Trans woman awaits ruling from Australian basketball league
BRISBANE, Australia (AP) — A transgender female player is awaiting a decision from Basketball Australia on whether she can compete in a second-tier division of the women's national league, adding to the global debate over the issue in sport.
Lexi Rodgers revealed in a podcast that she is the trans woman applying to play in the NBL1 competition.
Rodgers said she made her identity public so people would see the “trans player” being referred to in mainstream and social media as a person, not an unknown entity.
Rodgers went on the “Under The Surface” podcast with former Women's National Basketball League most valuable player Anneli Maley to speak about her experience since it was revealed about a week ago that there was a trans player competing in the women’s semi-professional basketball league.
“I am Lexi Rodgers, I’m not non-existent,” she said on the podcast. “Because when it’s this hypothetical person and people are making a picture of what a transgender athlete looks like in their head; one, I don’t think it’s me; and two, I think it’s a bit harsh, and people just forget that there’s actually a person."
Rodgers said she was “still the same person” she was before she transitioned, “just in a different wrapping."
Basketball Australia has set up a panel to discuss her application to play in the upcoming NBL1 South season for Melbourne suburban team the Kilsyth Cobras, starting next month. Local media reported the panel met Wednesday to discuss Rodgers' case.
Last week, track and field banned transgender athletes who have transitioned to female from elite women's international competition. The World Athletics Council adopted the same rules as swimming did last year in deciding to bar athletes who have transitioned from male to female and have gone through male puberty.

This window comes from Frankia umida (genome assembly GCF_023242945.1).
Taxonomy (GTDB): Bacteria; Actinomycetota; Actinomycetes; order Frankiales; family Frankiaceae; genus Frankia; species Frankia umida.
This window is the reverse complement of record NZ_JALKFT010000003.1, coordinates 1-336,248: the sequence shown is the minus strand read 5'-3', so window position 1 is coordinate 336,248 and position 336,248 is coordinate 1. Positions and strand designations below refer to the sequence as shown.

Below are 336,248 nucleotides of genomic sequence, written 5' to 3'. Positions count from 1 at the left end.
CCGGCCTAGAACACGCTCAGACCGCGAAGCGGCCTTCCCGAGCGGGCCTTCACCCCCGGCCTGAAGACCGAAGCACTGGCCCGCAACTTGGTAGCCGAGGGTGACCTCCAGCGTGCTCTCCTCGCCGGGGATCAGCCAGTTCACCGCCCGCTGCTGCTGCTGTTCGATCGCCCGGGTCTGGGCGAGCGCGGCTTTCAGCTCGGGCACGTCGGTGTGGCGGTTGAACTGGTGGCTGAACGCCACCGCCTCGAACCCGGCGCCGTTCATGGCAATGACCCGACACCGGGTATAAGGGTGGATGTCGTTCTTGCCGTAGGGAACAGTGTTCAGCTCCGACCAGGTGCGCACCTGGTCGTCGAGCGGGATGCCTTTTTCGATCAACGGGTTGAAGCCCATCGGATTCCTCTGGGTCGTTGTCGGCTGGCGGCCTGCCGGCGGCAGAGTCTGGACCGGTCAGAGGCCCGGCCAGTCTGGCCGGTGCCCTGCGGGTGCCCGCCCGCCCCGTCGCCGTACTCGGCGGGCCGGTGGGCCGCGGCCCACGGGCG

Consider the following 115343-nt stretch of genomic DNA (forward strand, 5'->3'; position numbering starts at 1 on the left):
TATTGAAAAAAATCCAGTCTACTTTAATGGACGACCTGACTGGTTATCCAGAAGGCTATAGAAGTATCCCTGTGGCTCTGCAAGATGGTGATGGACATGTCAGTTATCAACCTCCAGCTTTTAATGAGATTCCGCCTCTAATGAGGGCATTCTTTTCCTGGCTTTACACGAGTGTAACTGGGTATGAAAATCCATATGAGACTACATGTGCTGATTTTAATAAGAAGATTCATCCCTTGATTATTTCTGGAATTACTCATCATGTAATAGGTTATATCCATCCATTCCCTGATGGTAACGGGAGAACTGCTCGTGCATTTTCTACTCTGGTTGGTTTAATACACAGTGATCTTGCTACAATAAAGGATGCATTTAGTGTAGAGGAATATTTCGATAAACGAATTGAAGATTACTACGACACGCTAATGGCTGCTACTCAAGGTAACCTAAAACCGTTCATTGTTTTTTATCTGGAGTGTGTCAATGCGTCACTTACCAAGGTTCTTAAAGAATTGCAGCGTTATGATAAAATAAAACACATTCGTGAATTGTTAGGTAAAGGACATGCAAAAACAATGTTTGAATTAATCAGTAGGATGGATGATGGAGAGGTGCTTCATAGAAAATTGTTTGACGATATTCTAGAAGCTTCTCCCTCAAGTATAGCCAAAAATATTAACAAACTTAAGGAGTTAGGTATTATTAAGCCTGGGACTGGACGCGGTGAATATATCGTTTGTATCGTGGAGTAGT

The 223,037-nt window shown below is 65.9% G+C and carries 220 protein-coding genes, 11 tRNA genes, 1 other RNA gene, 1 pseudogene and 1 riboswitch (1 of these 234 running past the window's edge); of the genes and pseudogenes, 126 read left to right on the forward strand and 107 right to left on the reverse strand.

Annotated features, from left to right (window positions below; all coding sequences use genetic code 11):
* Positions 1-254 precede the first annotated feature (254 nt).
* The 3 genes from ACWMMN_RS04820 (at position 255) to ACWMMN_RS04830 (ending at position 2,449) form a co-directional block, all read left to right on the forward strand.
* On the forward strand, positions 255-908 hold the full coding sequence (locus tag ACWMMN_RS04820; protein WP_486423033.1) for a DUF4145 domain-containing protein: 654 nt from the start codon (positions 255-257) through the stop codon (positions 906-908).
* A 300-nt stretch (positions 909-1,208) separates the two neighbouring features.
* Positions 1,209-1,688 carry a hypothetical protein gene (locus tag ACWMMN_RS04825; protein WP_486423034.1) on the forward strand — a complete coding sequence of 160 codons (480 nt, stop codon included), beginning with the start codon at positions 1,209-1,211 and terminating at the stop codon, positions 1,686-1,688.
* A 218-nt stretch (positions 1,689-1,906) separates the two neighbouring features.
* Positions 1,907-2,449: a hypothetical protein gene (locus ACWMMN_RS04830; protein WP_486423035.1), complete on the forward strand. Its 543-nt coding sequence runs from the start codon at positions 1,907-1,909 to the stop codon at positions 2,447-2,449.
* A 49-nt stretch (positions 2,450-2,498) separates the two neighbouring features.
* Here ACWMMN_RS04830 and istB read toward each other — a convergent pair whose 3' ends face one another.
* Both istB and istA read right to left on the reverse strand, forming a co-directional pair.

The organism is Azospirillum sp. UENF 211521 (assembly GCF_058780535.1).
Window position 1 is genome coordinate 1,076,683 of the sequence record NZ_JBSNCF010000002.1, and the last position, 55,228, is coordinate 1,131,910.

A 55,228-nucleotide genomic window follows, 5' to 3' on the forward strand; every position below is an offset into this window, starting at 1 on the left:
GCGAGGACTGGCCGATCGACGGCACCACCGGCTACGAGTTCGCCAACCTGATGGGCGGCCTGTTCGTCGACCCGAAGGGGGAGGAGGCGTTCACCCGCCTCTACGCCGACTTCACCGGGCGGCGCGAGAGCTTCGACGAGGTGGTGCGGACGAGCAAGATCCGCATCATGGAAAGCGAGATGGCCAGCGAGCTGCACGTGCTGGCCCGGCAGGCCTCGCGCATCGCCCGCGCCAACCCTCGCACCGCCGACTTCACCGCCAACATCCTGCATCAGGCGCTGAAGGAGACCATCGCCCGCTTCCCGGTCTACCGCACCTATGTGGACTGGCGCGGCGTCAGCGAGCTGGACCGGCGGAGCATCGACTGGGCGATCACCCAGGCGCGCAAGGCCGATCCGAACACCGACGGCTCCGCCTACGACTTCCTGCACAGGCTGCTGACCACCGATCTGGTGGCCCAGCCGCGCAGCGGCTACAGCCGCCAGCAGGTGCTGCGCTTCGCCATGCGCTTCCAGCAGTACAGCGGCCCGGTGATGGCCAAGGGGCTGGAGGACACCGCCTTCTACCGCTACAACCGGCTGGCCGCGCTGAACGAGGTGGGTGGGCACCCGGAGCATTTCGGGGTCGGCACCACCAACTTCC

Rodgers transitioned during the COVID-19 pandemic and said she initially thought it would mean she'd have to give up playing basketball, but was elated at getting the opportunity to return to her “first love.”
“When I transitioned it went through my head, ‘if you do this then you’re not gonna be playing sport’, and that was tough, but that was the decision I made in my head."
Without giving any precise timing, Rodgers said she transitioned over the last few years following a traumatic relationship breakdown and a terminal illness suffered by her mother.
Rodgers said that after having first felt feminine around the age of 10 or 11, she confided with a friend who helped her make her decision to transition.
“It was overwhelming. It was such a quick move from ‘Oh, I’m going to be a more feminine guy’ to ‘I’m trans, there’s no doubt about it’,” Rodgers said.
Her ambition is to play in the top-level Women's National Basketball League and for the Australian national women's team, the Opals.
In the meantime, she's asked for some support and respect.
“Please be nice. It has been a hard week, so just try to remember that there’s actual people who are affected by these discussions and these debates,” Rodgers said.
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